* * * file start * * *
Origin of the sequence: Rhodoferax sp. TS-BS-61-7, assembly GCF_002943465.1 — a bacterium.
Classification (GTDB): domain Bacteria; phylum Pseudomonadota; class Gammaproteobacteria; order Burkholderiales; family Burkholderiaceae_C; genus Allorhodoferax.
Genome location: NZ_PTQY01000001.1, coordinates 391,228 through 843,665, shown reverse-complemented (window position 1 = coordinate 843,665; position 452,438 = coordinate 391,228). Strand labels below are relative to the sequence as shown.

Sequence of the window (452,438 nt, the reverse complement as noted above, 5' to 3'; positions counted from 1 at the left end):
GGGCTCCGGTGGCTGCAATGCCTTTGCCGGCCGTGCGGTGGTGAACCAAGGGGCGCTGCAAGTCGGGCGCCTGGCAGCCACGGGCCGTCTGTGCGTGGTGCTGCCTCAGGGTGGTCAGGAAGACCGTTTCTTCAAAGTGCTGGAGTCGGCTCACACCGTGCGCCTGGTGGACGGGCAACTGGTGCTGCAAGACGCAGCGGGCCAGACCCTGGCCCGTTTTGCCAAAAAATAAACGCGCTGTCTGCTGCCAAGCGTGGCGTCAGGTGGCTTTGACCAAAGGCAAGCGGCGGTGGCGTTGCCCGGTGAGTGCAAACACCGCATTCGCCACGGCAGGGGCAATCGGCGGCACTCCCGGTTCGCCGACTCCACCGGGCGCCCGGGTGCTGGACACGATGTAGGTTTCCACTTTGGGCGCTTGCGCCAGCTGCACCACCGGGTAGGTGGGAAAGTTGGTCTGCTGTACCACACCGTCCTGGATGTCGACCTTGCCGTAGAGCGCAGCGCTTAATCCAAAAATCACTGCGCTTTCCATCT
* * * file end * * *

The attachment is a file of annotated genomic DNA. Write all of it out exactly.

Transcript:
Origin of the sequence: Rhodoferax sp. TS-BS-61-7, assembly GCF_002943465.1 — a bacterium.
Classification (GTDB): domain Bacteria; phylum Pseudomonadota; class Gammaproteobacteria; order Burkholderiales; family Burkholderiaceae_C; genus Allorhodoferax.
Genome location: NZ_PTQY01000001.1, coordinates 391,228 through 843,665, shown reverse-complemented (window position 1 = coordinate 843,665; position 452,438 = coordinate 391,228). Strand labels below are relative to the sequence as shown.

Sequence of the window (452,438 nt, the reverse complement as noted above, 5' to 3'; positions counted from 1 at the left end):
GGGCTCCGGTGGCTGCAATGCCTTTGCCGGCCGTGCGGTGGTGAACCAAGGGGCGCTGCAAGTCGGGCGCCTGGCAGCCACGGGCCGTCTGTGCGTGGTGCTGCCTCAGGGTGGTCAGGAAGACCGTTTCTTCAAAGTGCTGGAGTCGGCTCACACCGTGCGCCTGGTGGACGGGCAACTGGTGCTGCAAGACGCAGCGGGCCAGACCCTGGCCCGTTTTGCCAAAAAATAAACGCGCTGTCTGCTGCCAAGCGTGGCGTCAGGTGGCTTTGACCAAAGGCAAGCGGCGGTGGCGTTGCCCGGTGAGTGCAAACACCGCATTCGCCACGGCAGGGGCAATCGGCGGCACTCCCGGTTCGCCGACTCCACCGGGCGCCCGGGTGCTGGACACGATGTAGGTTTCCACTTTGGGCGCTTGCGCCAGCTGCACCACCGGGTAGGTGGGAAAGTTGGTCTGCTGTACCACACCGTCCTGGATGTCGACCTTGCCGTAGAGCGCAGCGCTTAATCCAAAAATCACTGCGCTTTCCATCT